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That password-protected site of yours - it ain't

Google exposes the Net's dirty secrets

3 Big data security analytics techniques

It's one of the simplest hacks we've seen in a long time, and the more elite computer users have known about it for a while, but it's still kinda cool and just a little bit unnerving: A hacker has revealed a way to use Google and other search engines to gain unauthorized access to password-protected content on a dizzying number of websites.

While plenty of webmasters require their visitors to register or pay a fee before viewing certain pages, they are typically more than eager for search engine bots to see the content for free. After all, the more search engines that catalog the info, the better the chances of luring new users.

But the technique, known as cloaking, has a gaping loophole: if Google and other search engines can see the content without entering a password, so can you. Want to read this forum from the InkDrop Styles website? You can, but first you'll have to enter a user name and password. Or you can simply type "cache:http://forums.inkdropstyles.com/index.php?showtopic=4227" into Google. It leads you to this cache, which shows you the entire thread.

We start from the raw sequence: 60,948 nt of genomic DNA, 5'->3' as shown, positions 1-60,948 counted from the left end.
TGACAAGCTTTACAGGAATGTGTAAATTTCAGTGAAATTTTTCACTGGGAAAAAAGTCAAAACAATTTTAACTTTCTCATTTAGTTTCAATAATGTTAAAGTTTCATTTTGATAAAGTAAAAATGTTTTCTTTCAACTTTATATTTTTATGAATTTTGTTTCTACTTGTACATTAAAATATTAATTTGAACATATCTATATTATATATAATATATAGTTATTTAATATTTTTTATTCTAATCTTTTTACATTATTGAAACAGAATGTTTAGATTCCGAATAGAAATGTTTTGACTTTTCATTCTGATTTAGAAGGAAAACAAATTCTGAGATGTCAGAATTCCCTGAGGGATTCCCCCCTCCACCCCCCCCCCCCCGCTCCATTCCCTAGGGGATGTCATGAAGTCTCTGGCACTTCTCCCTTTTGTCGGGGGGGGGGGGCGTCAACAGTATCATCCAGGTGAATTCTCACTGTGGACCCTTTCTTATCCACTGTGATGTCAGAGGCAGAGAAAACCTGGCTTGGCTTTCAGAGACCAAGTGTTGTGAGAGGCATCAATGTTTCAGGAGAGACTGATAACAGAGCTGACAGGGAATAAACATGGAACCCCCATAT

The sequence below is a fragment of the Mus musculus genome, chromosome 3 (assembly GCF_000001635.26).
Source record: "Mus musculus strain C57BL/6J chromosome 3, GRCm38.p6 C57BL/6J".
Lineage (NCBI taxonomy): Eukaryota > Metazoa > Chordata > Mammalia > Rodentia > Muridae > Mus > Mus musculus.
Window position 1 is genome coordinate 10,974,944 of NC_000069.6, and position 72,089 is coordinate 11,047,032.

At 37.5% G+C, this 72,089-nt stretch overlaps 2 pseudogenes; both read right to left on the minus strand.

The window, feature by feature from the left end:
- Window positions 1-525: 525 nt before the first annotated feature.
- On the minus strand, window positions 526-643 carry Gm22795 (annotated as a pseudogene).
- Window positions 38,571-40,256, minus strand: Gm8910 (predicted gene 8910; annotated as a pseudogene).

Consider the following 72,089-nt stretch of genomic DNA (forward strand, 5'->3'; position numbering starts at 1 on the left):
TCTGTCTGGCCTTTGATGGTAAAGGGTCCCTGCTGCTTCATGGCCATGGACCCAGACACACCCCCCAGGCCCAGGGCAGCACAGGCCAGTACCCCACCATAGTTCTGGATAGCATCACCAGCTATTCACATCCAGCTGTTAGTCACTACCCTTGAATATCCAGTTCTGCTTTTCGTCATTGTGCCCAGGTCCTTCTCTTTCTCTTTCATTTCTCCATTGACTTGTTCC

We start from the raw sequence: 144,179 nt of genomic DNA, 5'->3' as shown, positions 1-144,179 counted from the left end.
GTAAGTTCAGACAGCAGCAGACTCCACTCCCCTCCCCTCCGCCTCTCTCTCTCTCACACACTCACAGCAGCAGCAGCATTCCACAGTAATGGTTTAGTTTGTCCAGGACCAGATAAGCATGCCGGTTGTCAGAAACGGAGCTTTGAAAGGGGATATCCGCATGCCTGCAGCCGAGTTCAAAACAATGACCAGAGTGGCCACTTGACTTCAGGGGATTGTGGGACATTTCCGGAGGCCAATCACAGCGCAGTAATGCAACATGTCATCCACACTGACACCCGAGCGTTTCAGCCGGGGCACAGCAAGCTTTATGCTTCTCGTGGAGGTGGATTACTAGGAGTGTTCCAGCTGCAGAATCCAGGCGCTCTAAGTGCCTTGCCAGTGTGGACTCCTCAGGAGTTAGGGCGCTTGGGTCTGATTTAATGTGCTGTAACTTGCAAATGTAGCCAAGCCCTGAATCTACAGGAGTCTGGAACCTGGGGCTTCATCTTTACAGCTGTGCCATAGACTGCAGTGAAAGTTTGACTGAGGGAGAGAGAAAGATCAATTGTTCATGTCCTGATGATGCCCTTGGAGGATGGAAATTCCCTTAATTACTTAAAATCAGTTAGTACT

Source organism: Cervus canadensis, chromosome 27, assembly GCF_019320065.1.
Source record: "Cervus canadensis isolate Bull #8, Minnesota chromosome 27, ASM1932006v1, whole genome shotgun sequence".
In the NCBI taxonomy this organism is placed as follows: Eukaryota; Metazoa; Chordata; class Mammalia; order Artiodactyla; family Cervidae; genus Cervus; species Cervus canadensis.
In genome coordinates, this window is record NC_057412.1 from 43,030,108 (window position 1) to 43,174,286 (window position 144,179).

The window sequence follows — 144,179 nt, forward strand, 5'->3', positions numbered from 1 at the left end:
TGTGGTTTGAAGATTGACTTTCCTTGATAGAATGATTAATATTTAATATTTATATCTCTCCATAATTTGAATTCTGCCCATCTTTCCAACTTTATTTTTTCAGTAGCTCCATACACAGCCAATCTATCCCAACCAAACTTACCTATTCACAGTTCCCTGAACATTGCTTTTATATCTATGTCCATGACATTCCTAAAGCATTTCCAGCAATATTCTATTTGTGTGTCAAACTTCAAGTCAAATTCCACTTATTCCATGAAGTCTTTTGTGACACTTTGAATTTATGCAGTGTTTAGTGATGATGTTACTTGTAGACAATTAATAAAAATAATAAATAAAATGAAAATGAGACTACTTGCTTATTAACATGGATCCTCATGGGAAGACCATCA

The technique yields plenty of other restricted forums, including those here, here and here.

Those in the know have been using the trick for years, but a hacker who goes by the handle Oxy recently made this post that shares the technique with the world at large. It reminds us of a similar approach for accessing restricted sites that involves changing a browser's user agent to one used by search engine bots.

The hack is one example of the security problems that result from the practice of cloaking. Robert Hansen, the web security guru and CEO of secTheory recently alerted us to the compromised blog of Blake Ross, the co-founder of the Mozilla Firefox project who recently went to work for Facebook. For more than a month, unknown miscreants have been using his site to host links to sites pushing diet pills and other kinds of drugs.

Thanks the some javascript magic, users who visit the site never see evidence of the compromise, i.e. the links are cloaked. But the image below shows what happens when javascript is disabled.

Screenshot of site with javascript turned off

We've contacted Blake about his website, but haven't yet received a response. Cleaning up the site ought to be as easy as updating his badly out-of-date version of WordPress. Addressing the shadowy world of cloaking will take a bit more work. ®

3 Big data security analytics techniques

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